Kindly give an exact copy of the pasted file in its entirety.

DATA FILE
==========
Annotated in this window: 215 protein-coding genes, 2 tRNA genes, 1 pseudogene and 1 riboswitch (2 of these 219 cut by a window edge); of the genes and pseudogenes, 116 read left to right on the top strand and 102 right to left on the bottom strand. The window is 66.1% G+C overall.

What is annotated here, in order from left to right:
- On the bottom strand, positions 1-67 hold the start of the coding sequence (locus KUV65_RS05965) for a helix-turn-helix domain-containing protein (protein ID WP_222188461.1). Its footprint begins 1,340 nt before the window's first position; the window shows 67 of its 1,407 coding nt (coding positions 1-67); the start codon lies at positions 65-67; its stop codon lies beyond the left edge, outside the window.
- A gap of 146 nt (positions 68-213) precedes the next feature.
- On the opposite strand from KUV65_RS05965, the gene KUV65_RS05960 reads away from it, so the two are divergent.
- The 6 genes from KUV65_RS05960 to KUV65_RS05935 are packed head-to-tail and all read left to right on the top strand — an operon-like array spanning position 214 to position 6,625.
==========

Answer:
Annotated in this window: 215 protein-coding genes, 2 tRNA genes, 1 pseudogene and 1 riboswitch (2 of these 219 cut by a window edge); of the genes and pseudogenes, 116 read left to right on the top strand and 102 right to left on the bottom strand. The window is 66.1% G+C overall.

What is annotated here, in order from left to right:
- On the bottom strand, positions 1-67 hold the start of the coding sequence (locus KUV65_RS05965) for a helix-turn-helix domain-containing protein (protein ID WP_222188461.1). Its footprint begins 1,340 nt before the window's first position; the window shows 67 of its 1,407 coding nt (coding positions 1-67); the start codon lies at positions 65-67; its stop codon lies beyond the left edge, outside the window.
- A gap of 146 nt (positions 68-213) precedes the next feature.
- On the opposite strand from KUV65_RS05965, the gene KUV65_RS05960 reads away from it, so the two are divergent.
- The 6 genes from KUV65_RS05960 to KUV65_RS05935 are packed head-to-tail and all read left to right on the top strand — an operon-like array spanning position 214 to position 6,625.